Every war is born with hateful qualities, like the promise of waste and cruelty. So to be considered good and honored in memory, a war must overcome its very nature, leap past means to ends. World War II remains the model Good War, and D-day, its greatest day--one of those rare hinges of history that might have bent the other way. It had taken years for the U.S. to embrace its urgent necessity and hurl itself into the battle. The invasion plan, two years in the making, was still a mad gamble; though the force was overwhelming, the outcome was never assured. The 150,000 men who landed that June dawn carried a copy of General Eisenhower's "Order of the Day," which declared that they had embarked on "the Great Crusade." By the end of that day, thousands would be dead, yet by then few would question whether the price had been worth paying for the prize of Hitler's defeat.
America now finds itself in the middle of another war--or two wars, depending on how you count--allied once again with the British against an implacable enemy. When President Bush visited the 101st Airborne troops in March, he recalled how on the night before D-day, Eisenhower went down to the airfield where the troops of the 101st were preparing to load onto C-47s for their flight to Normandy. He told the men not to worry because they had the best leaders and equipment. One of them looked at him and said, "Hell, General, we ain't worried. It's Hitler's turn to worry." "That spirit," Bush told the soldiers, "carried the American soldier across Europe to help liberate a continent. It's the same spirit that carried you across Iraq to set a nation free."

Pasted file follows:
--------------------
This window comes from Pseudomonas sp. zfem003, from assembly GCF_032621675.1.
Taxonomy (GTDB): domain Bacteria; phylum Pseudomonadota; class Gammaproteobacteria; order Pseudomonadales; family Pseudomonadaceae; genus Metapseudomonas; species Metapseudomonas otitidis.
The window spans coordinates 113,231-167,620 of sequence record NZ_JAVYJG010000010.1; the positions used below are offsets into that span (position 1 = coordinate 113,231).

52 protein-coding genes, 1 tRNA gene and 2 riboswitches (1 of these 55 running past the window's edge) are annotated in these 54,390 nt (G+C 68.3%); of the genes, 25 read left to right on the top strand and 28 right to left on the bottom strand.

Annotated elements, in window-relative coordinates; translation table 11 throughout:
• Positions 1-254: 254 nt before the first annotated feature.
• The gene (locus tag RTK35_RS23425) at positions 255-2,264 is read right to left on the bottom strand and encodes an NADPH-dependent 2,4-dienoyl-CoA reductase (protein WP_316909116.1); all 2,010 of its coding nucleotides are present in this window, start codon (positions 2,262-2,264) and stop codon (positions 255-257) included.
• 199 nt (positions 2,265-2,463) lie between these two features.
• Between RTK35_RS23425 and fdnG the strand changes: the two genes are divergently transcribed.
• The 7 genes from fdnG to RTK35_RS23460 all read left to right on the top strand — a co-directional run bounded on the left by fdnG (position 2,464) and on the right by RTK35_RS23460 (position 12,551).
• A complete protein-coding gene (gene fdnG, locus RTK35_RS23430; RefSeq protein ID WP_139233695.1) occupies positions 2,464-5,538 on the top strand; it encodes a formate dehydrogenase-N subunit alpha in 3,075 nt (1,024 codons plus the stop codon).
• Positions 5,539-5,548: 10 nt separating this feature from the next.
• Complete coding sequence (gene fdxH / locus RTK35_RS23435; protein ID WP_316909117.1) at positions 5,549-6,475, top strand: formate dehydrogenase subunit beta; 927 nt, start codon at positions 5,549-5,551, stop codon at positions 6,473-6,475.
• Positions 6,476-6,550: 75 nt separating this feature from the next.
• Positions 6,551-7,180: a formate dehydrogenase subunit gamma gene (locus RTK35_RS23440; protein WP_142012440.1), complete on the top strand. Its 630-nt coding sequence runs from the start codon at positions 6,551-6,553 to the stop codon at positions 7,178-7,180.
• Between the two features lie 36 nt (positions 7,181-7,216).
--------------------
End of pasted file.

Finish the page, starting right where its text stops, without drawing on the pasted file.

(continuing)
This is Bush's own crusade, in which his faith remains steadfast. To critics who charge that he has dragged the country into another Vietnam, he responds that World War II is the more apt analogy. "America has done this kind of work before," he says. "We lifted up the defeated nations of Japan and Germany and stood with them as they built representative governments ... America today accepts the challenge of helping Iraq in the same spirit, for their sake and our own." Perhaps the greatest difference is that this time the actual invasion feels like the easy part. "While we can't be defeated militarily, we're not going to win this thing militarily alone," General John Abizaid told the Senate last week. "We have to get everything together: economics, politics, intelligence, you name it ... It's really one of the hardest things that this nation has ever undertaken in this part of the world or anywhere else."